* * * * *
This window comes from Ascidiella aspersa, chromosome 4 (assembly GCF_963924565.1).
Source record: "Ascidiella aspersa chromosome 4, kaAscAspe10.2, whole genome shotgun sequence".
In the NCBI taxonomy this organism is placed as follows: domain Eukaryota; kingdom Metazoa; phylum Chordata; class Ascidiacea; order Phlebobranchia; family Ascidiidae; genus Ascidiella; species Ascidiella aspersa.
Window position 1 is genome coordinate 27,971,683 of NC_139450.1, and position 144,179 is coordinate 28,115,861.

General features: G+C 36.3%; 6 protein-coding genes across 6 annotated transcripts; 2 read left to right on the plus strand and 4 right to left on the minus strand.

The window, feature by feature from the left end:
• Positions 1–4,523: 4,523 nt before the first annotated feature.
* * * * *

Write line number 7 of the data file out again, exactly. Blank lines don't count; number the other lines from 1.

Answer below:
• Positions 1–4,523: 4,523 nt before the first annotated feature.